Maggie Jackson:-Well, I think that we're all guilty.- And as a member of the media, I write a newspaper column"-
Rob Kall:-For who, for what paper?
Maggie Jackson:-The Boston Globe.- A column in the Boston Globe.- I certainly have seen enormous changes in how content is produced.- But we're all going down a certain road.-
You know, there's nothing wrong with Twitter, there's nothing wrong with Blackberries, and nothing in my book spells Luddite.- I really believe that we need to grapple with how to use these technologies more wisely.- We often think that this is all new, but actually our ways of life, the kind of split focus, virtuality, global village, etcetera, these are trends that have been coming upon us for hundreds of years.- We have to actually look back to the first high-tech revolutions, the advent of the cinema, the phonographs, rail, the telegraph, to see the seeds of how we're living today.-
All of this amounts to different changing conceptions of time and space.- Human beings, for millennia, could never go anywhere except by foot.- And they could never communicate with anyone except through messages that were very slow, etcetera.- Well, now we've changed that.- Everything has changed in the last couple of hundred years.- So, in some ways it's new, but in some ways it's become really a part of our environment and what it all adds up to me, the epiphany I had when I was researching these technological changes was that it's all about attention.- Because attention is probably the prime, the most important human faculty that we don't pay any attention to, pun intended.- We don't think about it and yet what we attend to is who we are in so many ways.-
So, what we're really talking about is an attention deficient culture and ways of life.- That's the key to understanding how we can be both reflective and yet high tech, how we can have deeper communications and yet also be connected with the wonderful, incredible, netcentric, broad communications networks that we have at our fingertips.- We can do both.- It's just a matter of becoming more cognizant of how we've gone overboard in terms of adopting these technologies and living in this new world.-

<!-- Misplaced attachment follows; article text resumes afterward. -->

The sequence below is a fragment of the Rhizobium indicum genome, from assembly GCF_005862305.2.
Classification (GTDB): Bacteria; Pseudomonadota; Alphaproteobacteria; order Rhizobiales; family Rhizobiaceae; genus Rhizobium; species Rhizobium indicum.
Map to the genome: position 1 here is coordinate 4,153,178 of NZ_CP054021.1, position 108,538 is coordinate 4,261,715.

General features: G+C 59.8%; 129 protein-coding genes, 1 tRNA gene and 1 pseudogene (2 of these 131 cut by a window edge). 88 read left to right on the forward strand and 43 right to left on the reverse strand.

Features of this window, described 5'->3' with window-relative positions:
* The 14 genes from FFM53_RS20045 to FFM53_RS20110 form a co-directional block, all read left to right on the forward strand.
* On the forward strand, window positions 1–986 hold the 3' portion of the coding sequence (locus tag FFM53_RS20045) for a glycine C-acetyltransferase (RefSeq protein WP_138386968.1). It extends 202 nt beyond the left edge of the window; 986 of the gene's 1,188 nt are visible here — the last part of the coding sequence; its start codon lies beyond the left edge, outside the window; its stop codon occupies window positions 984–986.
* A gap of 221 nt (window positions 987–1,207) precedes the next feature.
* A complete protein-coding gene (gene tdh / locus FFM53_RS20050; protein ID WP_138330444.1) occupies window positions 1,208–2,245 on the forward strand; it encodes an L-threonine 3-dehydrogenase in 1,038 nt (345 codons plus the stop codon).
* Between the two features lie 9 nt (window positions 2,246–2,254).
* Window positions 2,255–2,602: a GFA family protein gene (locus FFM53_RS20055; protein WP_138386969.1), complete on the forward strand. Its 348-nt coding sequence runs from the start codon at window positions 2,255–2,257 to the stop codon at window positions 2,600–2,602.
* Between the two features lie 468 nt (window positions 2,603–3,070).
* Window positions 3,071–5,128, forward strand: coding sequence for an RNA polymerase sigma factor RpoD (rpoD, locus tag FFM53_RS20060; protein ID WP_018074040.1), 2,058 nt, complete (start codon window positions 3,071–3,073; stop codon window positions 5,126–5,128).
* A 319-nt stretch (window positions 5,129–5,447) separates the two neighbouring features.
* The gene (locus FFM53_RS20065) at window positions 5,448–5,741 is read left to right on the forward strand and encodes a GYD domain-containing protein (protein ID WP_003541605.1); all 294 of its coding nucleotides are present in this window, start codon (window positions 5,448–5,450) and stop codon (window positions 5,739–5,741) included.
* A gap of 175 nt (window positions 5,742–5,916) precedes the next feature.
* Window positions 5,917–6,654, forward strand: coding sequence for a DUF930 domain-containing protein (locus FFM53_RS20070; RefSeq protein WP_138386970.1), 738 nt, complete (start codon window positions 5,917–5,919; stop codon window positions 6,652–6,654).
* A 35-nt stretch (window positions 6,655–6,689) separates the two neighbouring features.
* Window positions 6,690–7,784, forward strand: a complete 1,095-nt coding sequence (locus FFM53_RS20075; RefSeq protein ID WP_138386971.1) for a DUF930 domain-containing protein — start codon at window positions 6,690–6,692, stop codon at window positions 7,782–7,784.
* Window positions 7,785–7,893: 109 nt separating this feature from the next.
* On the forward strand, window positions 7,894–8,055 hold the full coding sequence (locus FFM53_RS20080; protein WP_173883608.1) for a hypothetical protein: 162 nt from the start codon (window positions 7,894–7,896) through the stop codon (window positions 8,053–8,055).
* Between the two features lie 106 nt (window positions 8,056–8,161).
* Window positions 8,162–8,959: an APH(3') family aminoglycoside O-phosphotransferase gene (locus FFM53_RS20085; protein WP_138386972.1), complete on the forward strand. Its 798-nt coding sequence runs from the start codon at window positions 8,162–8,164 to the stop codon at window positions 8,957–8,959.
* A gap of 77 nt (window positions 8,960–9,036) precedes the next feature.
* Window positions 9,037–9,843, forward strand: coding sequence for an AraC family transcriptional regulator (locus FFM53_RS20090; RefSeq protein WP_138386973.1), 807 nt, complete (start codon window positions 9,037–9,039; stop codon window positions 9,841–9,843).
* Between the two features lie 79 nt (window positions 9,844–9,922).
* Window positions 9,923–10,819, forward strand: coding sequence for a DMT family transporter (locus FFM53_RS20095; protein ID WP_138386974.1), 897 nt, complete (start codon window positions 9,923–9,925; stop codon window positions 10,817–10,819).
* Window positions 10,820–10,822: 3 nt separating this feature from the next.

Rob Kall:-I wonder.- In my exploration of this new bottom up world, the groundswell, crowd-sourced, wisdom of the crowd world, I've come to the conclusion that we have a new generation of people under thirty who have basically grown up living with the web, living with instant messaging, eight, ten, twelve people at a time.- When I was a kid, we did not have email where you could send a blast to fifty or a hundred people, we had postage stamps.- We had cards that would go to one person.- These things have changed everything and I think it has changed the neuropsychology of this new generation.- What I'd like to get a handle on is this idea of the deeper connection that you talk about.- That fascinates me.- How, in this new web-connected world can depth be supported?
Maggie Jackson:-Well, I think there are several ways.- When I am talking about it sort of through the prism of recapturing attention, I think there are two ways out, so to speak.- Two ways to both harness the technologies, but also harness our human hunger for depth.- Because we truly do want challenge and depth and communication.- And I can't tell you how many twenty-somethings, even teenagers, people of all generations, say to me, "Thank you because I really thought it was me."- Why aren't we having a conversation at a party?- Twenty-somethings just look at their screens or show things.- Kids, a lot of people aren't happy.-